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Robert A. Tomas, Clara Deser, and Lantao Sun

). Without the insulating effect of sea ice, the newly exposed warm surface waters will flux heat and water vapor into the overlying atmosphere, warming and moistening the lower troposphere (e.g., Screen and Simmonds 2010 ). Winds will mix the excess heat and moisture southward over the adjacent continents, increasing temperature and precipitation at high latitudes ( Deser et al. 2010 ). Northern land areas are also expected to experience a decrease in surface temperature variance ( Screen et al. 2015a

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Michael Goss, Steven B. Feldstein, and Sukyoung Lee

constructively or destructively interfere with the climatological stationary wave, with the resulting amplification or deamplification of the extratropical flow resulting in more or less heat and moisture (which can change the downward IR) transport into the Arctic, leading to changes in both the Arctic SAT and Arctic sea ice ( Henderson et al. 2014 ; Lee 2014 ; Park et al. 2015 ). Several recent studies ( Cohen et al. 2007 , 2014 ) have shown a link between snow cover anomalies over Eurasia and planetary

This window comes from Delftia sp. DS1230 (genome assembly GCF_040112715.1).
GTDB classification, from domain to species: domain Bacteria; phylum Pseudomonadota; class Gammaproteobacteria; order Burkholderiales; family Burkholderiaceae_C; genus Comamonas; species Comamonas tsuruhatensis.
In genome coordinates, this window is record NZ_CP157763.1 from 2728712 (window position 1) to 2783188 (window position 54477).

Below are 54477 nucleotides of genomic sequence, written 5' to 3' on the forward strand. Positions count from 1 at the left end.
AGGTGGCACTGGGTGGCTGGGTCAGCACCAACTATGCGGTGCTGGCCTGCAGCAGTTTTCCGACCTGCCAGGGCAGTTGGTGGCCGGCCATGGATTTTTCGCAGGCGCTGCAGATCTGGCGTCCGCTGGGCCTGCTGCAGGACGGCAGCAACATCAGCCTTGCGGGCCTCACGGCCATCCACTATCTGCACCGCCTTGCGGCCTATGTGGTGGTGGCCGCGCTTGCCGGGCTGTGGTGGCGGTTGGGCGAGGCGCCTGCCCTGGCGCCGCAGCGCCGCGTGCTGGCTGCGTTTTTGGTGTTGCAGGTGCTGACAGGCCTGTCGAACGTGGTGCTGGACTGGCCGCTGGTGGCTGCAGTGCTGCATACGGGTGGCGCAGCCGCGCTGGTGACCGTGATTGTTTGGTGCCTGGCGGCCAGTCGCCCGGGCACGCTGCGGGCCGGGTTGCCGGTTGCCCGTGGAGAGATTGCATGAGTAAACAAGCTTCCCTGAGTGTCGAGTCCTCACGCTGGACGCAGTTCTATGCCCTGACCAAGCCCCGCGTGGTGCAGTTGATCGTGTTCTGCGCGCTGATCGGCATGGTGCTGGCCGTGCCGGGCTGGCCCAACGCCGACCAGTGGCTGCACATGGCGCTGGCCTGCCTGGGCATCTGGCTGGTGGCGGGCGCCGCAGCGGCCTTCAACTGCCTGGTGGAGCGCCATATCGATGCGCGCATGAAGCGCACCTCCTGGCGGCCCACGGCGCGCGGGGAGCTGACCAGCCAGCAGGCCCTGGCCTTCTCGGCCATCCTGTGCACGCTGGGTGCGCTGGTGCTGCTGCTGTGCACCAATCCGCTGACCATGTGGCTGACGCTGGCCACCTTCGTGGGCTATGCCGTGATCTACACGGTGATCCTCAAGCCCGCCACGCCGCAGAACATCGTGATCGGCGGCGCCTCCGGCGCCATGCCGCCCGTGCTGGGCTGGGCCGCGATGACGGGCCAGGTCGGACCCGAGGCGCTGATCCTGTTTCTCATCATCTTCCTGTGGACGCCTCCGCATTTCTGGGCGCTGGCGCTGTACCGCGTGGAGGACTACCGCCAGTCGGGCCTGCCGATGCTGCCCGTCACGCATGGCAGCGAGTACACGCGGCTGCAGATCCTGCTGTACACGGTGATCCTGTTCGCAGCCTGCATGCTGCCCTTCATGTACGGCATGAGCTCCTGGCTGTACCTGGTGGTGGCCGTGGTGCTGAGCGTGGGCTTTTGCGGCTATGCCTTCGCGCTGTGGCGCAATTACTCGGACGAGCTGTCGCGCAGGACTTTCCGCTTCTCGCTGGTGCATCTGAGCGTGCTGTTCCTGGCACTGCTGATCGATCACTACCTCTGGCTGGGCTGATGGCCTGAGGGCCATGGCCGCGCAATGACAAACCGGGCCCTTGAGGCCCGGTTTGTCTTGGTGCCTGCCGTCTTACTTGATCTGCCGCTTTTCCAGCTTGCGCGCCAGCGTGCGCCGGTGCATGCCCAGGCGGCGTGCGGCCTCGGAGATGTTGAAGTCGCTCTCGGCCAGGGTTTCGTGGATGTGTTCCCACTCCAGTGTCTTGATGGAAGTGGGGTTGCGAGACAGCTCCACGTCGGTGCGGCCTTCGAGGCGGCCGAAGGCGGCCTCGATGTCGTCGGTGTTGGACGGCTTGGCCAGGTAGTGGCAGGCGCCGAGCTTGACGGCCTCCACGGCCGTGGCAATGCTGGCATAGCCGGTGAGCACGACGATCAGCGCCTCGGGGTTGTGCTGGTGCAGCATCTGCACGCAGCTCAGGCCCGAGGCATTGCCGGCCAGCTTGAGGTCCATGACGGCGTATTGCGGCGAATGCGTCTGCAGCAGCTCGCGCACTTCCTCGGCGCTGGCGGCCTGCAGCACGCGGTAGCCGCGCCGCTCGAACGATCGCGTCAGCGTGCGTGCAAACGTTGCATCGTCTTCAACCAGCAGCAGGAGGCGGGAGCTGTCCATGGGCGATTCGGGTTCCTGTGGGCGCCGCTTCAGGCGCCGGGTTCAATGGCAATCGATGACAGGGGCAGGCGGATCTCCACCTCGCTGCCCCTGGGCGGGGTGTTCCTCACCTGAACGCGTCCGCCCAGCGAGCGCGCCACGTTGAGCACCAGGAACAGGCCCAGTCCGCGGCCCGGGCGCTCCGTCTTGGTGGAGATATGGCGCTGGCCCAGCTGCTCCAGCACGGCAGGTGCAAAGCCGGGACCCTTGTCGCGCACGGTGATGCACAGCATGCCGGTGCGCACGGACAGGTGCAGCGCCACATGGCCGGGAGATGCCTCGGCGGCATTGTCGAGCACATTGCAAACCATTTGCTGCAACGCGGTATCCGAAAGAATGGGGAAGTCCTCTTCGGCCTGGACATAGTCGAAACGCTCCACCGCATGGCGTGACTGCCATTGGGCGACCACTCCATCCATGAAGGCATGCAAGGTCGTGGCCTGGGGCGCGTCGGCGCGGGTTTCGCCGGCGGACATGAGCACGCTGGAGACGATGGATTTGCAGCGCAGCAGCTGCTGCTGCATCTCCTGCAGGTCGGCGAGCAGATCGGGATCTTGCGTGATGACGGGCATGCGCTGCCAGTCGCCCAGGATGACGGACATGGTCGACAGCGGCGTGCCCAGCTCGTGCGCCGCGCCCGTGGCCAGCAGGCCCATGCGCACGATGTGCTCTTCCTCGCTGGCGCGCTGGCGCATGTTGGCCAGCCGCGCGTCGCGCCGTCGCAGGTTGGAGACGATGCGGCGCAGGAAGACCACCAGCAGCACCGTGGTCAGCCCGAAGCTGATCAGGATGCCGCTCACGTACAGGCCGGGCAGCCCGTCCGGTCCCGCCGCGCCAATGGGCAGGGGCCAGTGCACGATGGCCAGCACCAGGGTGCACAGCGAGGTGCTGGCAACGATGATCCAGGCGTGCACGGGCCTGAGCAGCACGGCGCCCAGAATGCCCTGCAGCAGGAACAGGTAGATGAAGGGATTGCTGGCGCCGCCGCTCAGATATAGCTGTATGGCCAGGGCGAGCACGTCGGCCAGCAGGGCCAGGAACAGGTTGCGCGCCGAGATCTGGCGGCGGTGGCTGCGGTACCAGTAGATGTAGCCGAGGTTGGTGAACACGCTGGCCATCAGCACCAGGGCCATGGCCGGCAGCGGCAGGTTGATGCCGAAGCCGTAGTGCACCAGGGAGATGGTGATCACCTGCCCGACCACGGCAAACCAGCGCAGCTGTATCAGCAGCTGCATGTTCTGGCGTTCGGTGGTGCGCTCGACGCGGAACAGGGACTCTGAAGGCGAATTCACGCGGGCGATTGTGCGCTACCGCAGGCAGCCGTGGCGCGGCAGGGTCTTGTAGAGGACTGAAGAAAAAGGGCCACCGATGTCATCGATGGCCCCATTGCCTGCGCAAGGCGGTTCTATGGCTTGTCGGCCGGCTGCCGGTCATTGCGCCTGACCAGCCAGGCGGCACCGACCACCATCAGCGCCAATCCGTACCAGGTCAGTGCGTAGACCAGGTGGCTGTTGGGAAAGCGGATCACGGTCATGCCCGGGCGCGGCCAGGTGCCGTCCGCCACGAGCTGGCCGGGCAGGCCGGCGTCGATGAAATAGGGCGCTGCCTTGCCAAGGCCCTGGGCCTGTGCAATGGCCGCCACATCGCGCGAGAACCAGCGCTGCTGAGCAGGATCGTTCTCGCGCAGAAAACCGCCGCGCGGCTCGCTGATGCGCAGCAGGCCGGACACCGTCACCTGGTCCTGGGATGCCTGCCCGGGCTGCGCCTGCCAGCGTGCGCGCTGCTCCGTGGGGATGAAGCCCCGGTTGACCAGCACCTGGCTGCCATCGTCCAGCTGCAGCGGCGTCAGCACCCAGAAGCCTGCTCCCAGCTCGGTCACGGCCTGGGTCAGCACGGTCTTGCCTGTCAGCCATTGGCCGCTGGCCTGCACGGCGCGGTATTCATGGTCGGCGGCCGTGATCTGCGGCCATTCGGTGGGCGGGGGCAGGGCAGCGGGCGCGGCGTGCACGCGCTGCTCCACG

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Jin-Yi Yu, Houk Paek, Eric S. Saltzman, and Tong Lee

and Wallace 2000 ) and the Pacific–South American (PSA; Mo and Ghil 1987 ) pattern. The SAM is characterized by out-of-phase sea level pressure (SLP) variations between midlatitudes (~40°S) and high latitudes (~65°S). Previous studies have suggested that the SAM is generated primarily by the internal dynamics of the SH atmosphere, which involves eddy–mean flow interactions (e.g., Yu and Hartmann 1993 ; Feldstein and Lee 1998 ; Hartmann and Lo 1998 ; Limpasuvan and Hartmann 2000 ; Lorenz and

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Changhyun Yoo, Sungsu Park, Daehyun Kim, Jin-Ho Yoon, and Hye-Mi Kim

J. M. Wallace , 1981 : Planetary-scale atmospheric phenomena associated with the Southern Oscillation . Mon. Wea. Rev. , 109 , 813 – 829 , doi: 10.1175/1520-0493(1981)109<0813:PSAPAW>2.0.CO;2 . Hoskins , B. J. , and D. J. Karoly , 1981 : The steady linear response of a spherical atmosphere to thermal and orographic forcing . J. Atmos. Sci. , 38 , 1179 – 1196 , doi: 10.1175/1520-0469(1981)038<1179:TSLROA>2.0.CO;2 . Hung , M.-P. , J.-L. Lin , W. Wang , D. Kim , T

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Xiaojun Yuan, Michael R. Kaplan, and Mark A. Cane

1. Introduction Improving our understanding of the dynamics of the atmosphere–ocean–sea ice system and the connecting mechanisms between the high and low latitudes has become increasingly important to climate science in the face of a rapidly warming world. The polar regions and the cryosphere in both hemispheres are active components in global climate. For example, changes within the polar regions dictate the strength of the thermal gradient between the tropics and the poles. Climate changes

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